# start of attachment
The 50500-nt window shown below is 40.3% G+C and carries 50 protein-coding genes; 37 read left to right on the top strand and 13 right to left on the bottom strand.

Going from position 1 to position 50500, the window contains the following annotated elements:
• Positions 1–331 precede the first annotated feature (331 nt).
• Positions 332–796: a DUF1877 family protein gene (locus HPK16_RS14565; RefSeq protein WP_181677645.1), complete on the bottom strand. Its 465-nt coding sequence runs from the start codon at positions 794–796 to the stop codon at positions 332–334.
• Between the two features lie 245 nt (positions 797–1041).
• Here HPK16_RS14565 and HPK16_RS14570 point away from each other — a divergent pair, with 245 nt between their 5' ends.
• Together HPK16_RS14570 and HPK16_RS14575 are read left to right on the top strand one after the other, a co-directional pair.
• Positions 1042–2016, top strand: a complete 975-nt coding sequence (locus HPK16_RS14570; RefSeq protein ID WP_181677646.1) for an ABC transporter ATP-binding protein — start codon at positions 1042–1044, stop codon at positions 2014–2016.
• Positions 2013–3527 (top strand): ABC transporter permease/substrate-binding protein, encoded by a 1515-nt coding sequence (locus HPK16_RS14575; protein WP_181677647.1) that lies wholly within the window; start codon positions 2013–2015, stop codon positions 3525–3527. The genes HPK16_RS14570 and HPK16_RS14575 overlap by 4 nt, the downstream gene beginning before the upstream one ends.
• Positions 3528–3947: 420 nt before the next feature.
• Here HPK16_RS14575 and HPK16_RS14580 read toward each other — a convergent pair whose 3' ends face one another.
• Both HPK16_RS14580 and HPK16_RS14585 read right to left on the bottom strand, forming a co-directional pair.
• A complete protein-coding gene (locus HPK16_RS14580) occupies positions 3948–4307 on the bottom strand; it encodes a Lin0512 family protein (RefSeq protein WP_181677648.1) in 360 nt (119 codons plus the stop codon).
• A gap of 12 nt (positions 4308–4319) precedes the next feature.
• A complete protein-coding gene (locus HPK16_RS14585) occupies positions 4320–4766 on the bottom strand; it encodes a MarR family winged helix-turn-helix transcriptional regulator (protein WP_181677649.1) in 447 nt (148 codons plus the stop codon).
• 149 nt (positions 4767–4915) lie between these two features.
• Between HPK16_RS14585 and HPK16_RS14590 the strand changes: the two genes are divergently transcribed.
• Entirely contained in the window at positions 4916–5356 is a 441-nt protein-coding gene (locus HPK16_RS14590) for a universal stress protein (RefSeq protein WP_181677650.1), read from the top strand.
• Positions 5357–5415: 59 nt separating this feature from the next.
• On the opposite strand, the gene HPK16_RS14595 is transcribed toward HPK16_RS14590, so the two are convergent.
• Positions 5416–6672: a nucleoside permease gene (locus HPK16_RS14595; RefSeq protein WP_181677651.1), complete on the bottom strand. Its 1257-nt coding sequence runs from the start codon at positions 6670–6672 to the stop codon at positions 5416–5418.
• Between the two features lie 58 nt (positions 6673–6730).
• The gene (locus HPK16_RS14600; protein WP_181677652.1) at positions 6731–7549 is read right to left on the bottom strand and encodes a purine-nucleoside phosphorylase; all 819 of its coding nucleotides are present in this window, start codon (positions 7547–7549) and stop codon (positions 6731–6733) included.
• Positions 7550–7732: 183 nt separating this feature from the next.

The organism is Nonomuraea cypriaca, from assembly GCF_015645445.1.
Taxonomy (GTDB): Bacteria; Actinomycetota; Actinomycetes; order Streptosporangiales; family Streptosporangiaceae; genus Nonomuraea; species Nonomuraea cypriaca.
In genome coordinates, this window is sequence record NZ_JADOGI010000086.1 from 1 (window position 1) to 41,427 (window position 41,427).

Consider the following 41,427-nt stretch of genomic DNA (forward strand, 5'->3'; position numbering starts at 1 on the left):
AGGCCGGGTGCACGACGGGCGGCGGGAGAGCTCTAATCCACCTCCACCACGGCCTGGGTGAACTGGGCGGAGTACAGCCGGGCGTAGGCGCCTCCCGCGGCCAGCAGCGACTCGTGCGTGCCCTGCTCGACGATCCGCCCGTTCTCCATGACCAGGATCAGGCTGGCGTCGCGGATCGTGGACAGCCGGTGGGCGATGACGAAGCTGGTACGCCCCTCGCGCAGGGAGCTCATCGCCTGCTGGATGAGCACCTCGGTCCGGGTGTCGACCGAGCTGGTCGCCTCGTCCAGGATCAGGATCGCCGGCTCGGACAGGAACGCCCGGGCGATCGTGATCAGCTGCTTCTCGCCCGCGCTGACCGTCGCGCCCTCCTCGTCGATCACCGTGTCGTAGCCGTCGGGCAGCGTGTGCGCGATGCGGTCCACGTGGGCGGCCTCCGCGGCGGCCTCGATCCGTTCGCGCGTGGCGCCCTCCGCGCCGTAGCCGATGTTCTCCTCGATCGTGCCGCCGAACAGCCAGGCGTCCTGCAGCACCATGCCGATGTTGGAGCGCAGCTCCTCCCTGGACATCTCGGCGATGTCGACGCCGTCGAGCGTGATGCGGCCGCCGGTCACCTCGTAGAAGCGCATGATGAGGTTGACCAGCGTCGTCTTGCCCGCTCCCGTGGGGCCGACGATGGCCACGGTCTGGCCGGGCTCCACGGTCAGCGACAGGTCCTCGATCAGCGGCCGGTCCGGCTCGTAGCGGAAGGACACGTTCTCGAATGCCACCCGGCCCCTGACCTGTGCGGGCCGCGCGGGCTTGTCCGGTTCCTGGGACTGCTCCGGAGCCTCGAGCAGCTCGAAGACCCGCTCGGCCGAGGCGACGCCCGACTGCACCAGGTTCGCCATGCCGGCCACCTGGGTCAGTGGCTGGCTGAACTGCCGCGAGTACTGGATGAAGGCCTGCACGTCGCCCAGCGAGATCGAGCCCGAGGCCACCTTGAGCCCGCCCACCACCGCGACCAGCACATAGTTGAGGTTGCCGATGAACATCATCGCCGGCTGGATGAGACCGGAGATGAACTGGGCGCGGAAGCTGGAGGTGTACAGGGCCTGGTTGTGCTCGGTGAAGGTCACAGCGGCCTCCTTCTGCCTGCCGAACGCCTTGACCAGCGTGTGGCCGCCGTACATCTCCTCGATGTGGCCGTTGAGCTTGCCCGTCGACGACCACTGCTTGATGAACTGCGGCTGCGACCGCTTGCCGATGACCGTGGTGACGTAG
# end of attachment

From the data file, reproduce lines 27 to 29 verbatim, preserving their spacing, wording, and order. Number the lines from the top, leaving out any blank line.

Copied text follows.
In genome coordinates, this window is sequence record NZ_JADOGI010000086.1 from 1 (window position 1) to 41,427 (window position 41,427).

Consider the following 41,427-nt stretch of genomic DNA (forward strand, 5'->3'; position numbering starts at 1 on the left):
AGGCCGGGTGCACGACGGGCGGCGGGAGAGCTCTAATCCACCTCCACCACGGCCTGGGTGAACTGGGCGGAGTACAGCCGGGCGTAGGCGCCTCCCGCGGCCAGCAGCGACTCGTGCGTGCCCTGCTCGACGATCCGCCCGTTCTCCATGACCAGGATCAGGCTGGCGTCGCGGATCGTGGACAGCCGGTGGGCGATGACGAAGCTGGTACGCCCCTCGCGCAGGGAGCTCATCGCCTGCTGGATGAGCACCTCGGTCCGGGTGTCGACCGAGCTGGTCGCCTCGTCCAGGATCAGGATCGCCGGCTCGGACAGGAACGCCCGGGCGATCGTGATCAGCTGCTTCTCGCCCGCGCTGACCGTCGCGCCCTCCTCGTCGATCACCGTGTCGTAGCCGTCGGGCAGCGTGTGCGCGATGCGGTCCACGTGGGCGGCCTCCGCGGCGGCCTCGATCCGTTCGCGCGTGGCGCCCTCCGCGCCGTAGCCGATGTTCTCCTCGATCGTGCCGCCGAACAGCCAGGCGTCCTGCAGCACCATGCCGATGTTGGAGCGCAGCTCCTCCCTGGACATCTCGGCGATGTCGACGCCGTCGAGCGTGATGCGGCCGCCGGTCACCTCGTAGAAGCGCATGATGAGGTTGACCAGCGTCGTCTTGCCCGCTCCCGTGGGGCCGACGATGGCCACGGTCTGGCCGGGCTCCACGGTCAGCGACAGGTCCTCGATCAGCGGCCGGTCCGGCTCGTAGCGGAAGGACACGTTCTCGAATGCCACCCGGCCCCTGACCTGTGCGGGCCGCGCGGGCTTGTCCGGTTCCTGGGACTGCTCCGGAGCCTCGAGCAGCTCGAAGACCCGCTCGGCCGAGGCGACGCCCGACTGCACCAGGTTCGCCATGCCGGCCACCTGGGTCAGTGGCTGGCTGAACTGCCGCGAGTACTGGATGAAGGCCTGCACGTCGCCCAGCGAGATCGAGCCCGAGGCCACCTTGAGCCCGCCCACCACCGCGACCAGCACATAGTTGAGGTTGCCGATGAACATCATCGCCGGCTGGATGAGACCGGAGATGAACTGGGCGCGGAAGCTGGAGGTGTACAGGGCCTGGTTGTGCTCGGTGAAGGTCACAGCGGCCTCCTTCTGCCTGCCGAACGCCTTGACCAGCGTGTGGCCGCCGTACATCTCCTCGATGTGGCCGTTGAGCTTGCCCGTCGACGACCACTGCTTGATGAACTGCGGCTGCGACCGCTTGCCGATGACCGTGGTGACGTAG